The single greatest threat to the beauty that is college football is not the Ed O'Bannon lawsuit. It's not the on-campus collegiate model that threatens to be undone by online education, it's not over-saturation in the age of social media and conference-run networks, it's not even the increasingly poor judgment of the NCAA.
The single greatest threat to the beauty that is college football is a sixteen team playoff.
Greed will be the why. A sixteen team playoff will be the how. And together, they would forever change the thing that makes you and me live and die every single Saturday: the need to be perfect.
I keep coming back to this argument because college football's demand for perfection doesn't just make it unique from every other major sport. It is the thing that makes it better than every other major sport. And if we allow the phrase, "That's okay, we'll still make the playoffs," to enter our vocabulary, we will have damaged a beautiful thing which is currently at the peak of its powers.
Remember how you felt on the Third Saturday in September from 1995-1997? When the Vols lost to Florida in each of those years, you felt like the season was over, and you weren't being dramatic. It was an accurate statement, in terms of Tennessee's championship potential, in 1995 and 1996. You felt the way those two people look in the picture at the top of the page, which was taken late in the Florida game last season. Because all of a sudden, everything was circling the drain. And you knew it. In our sport there's no such thing as, "We'll get 'em next week." You'll need to wait until next year.
Here's the strange thing though: all those years losing to Florida, the season being over didn't mean you stopped watching. It means you started watching your game, then started watching Florida's games. Every week. Cheering against Florida was almost as much fun as cheering for the Vols.
I was driving from southwest Virginia into Knoxville for the South Carolina game in 2007 when this happened. My phone blew up immediately, not just because it was cool, but because of what it meant for Tennessee: if the Dawgs prevailed, the Vols were back in the driver's seat in the SEC East.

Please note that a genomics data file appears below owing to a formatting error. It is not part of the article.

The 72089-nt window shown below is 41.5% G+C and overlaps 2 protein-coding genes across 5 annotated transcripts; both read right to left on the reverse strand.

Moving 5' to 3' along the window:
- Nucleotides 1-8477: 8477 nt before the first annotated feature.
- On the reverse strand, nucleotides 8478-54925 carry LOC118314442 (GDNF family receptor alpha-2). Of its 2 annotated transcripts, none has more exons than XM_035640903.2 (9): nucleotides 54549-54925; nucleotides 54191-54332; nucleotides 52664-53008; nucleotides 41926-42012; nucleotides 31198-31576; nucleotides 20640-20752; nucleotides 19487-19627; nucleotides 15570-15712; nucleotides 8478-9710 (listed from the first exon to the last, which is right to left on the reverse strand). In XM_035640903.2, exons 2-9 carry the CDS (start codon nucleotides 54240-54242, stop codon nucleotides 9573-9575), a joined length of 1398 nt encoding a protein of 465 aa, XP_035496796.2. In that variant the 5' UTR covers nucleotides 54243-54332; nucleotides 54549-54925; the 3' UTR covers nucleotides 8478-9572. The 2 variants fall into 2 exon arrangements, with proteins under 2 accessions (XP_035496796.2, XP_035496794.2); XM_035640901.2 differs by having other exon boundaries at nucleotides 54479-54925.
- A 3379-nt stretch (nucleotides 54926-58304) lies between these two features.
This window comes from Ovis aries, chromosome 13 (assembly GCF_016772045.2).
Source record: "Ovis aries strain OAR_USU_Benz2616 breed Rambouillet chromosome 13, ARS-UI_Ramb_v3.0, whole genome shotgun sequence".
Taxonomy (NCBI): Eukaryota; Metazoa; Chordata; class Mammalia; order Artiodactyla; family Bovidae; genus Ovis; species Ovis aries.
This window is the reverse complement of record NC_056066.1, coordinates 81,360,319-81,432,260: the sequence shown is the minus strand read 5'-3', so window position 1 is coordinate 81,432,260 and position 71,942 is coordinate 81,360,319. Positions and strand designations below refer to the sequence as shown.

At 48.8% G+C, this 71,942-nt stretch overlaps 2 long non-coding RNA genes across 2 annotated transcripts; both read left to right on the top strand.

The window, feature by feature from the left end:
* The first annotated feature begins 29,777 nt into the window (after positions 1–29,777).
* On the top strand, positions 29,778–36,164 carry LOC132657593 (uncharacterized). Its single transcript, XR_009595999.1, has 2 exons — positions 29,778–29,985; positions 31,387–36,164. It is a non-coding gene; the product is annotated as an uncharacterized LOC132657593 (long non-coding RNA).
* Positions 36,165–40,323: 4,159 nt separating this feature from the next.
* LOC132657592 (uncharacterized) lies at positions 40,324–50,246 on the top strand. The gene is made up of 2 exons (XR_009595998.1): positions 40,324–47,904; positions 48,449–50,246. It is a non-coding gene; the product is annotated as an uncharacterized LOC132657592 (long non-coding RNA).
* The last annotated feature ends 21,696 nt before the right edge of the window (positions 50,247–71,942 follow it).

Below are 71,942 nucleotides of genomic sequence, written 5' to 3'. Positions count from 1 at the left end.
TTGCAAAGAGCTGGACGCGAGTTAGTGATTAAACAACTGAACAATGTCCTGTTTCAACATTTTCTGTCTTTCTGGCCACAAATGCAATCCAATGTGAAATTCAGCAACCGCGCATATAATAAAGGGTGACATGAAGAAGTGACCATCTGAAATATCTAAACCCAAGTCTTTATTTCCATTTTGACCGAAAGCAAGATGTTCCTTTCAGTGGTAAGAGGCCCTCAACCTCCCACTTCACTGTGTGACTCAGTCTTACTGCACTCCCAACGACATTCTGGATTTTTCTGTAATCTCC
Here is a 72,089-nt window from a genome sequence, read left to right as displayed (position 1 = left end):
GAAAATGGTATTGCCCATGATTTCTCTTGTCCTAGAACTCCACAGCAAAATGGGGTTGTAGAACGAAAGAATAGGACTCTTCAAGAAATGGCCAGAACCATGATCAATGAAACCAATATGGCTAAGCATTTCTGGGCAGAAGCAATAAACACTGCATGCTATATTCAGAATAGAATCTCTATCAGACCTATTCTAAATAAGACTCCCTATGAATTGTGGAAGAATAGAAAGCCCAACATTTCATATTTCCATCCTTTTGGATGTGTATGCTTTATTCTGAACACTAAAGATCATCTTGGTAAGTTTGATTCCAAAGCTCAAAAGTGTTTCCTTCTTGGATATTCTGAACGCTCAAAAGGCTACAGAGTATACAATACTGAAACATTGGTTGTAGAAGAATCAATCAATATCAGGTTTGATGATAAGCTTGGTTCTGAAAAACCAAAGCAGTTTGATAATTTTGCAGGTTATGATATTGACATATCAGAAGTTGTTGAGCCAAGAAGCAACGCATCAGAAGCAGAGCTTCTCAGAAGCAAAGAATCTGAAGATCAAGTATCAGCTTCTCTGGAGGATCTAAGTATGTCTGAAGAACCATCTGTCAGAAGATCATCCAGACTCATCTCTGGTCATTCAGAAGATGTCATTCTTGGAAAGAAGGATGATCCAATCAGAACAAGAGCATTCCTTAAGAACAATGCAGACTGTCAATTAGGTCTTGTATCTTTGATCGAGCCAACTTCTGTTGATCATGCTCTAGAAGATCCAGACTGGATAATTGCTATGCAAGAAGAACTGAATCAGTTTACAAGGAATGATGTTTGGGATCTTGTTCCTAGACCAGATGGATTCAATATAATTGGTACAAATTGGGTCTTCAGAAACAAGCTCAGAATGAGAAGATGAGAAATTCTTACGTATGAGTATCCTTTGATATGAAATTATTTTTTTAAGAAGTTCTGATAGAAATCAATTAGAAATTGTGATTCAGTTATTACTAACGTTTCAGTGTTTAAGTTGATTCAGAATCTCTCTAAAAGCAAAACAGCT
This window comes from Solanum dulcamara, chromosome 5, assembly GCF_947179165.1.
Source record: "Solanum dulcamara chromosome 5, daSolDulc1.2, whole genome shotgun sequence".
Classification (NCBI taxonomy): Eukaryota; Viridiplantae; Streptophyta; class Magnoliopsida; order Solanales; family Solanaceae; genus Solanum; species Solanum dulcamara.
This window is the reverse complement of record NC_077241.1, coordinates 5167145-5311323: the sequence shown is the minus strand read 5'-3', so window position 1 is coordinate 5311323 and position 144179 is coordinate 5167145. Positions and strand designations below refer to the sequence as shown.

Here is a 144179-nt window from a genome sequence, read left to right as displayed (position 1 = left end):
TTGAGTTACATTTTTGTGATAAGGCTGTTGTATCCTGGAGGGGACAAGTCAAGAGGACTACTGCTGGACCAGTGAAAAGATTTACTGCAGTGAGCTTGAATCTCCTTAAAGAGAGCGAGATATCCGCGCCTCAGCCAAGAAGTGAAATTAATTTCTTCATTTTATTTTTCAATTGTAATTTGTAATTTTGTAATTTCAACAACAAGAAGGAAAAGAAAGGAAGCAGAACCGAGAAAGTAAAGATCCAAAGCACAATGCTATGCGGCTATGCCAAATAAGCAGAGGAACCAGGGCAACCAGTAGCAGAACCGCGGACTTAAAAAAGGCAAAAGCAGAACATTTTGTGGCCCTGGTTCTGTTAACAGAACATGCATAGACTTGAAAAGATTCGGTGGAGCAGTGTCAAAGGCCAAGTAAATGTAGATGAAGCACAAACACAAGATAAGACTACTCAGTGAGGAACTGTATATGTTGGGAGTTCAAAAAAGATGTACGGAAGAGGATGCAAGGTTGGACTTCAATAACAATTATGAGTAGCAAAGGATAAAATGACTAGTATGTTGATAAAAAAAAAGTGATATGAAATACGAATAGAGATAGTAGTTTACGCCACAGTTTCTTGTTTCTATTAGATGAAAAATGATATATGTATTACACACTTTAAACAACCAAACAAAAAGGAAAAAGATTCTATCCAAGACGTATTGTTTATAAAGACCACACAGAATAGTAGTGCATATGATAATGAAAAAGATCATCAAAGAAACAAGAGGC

There have been many moments like this over the years. Florida losses to LSU and Georgia in 1997. UCLA's loss to Miami in December 1998 set off a caravan of car horns down I-75 en route to the SEC Championship Game. Campus erupted when Minnesota beat #2 Penn State in November 1999, opening the door for the Vols in the BCS.
The game demands the Olympic-level perfection of gymnasts and figure skaters - one mistake so costly, one triumph so celebrated - and yet when it goes up in flames you end up watching even more.
I'm all for a four team playoff and think an eight team playoff is as good as it can possibly get. But if this dance goes to sixteen because the dollars say so, we will lose the need for perfection, and we will lose the breathless urgency that comes with our game and our opponents' games. If you allow a 9-3 team to entertain a national championship, you damage the game.
It's not that all other sports are bad. They all have their things. I really like that baseball is there for you every single day. There are many others on this blog who will speak of all the things that make soccer beautiful (although even if you strip away all the other things I don't like about it and the things I don't fully understand, the presence of draws will always run contrary to the idea of perfection).
Baseball plays 162 games and 33% of its teams make the playoffs. The NBA plays 82 and 53% get in. College basketball has an outstanding postseason format, and at 68 teams it doesn't ruin the regular season because, as we've learned the last two years, you still have to be pretty good to get in.
And the NFL is great. It is. I wish the Titans didn't play 24 hours after the Vols so I had more of my emotional energies to give to them. I give plenty of time and energy to my fantasy league. And hey, it's football. The parity is incredible and only 37.5% of its teams make the playoffs. You only get 16 opportunities.
In our game you get 12 opportunities. College football is played on 3.2% of the days in a given year, and next year 3.3% of our teams will make the playoffs. Other sports will tell you every game matters. Only in college football is it true. It's not rocket science: college football is the best game going because in college football, wins and losses mean more, period.
Don't let greed ruin the very thing that makes our game special. Even this fall for Tennessee, we will only get a dozen opportunities. This game is great because it demands you make the most of them, and give your all for Tennessee.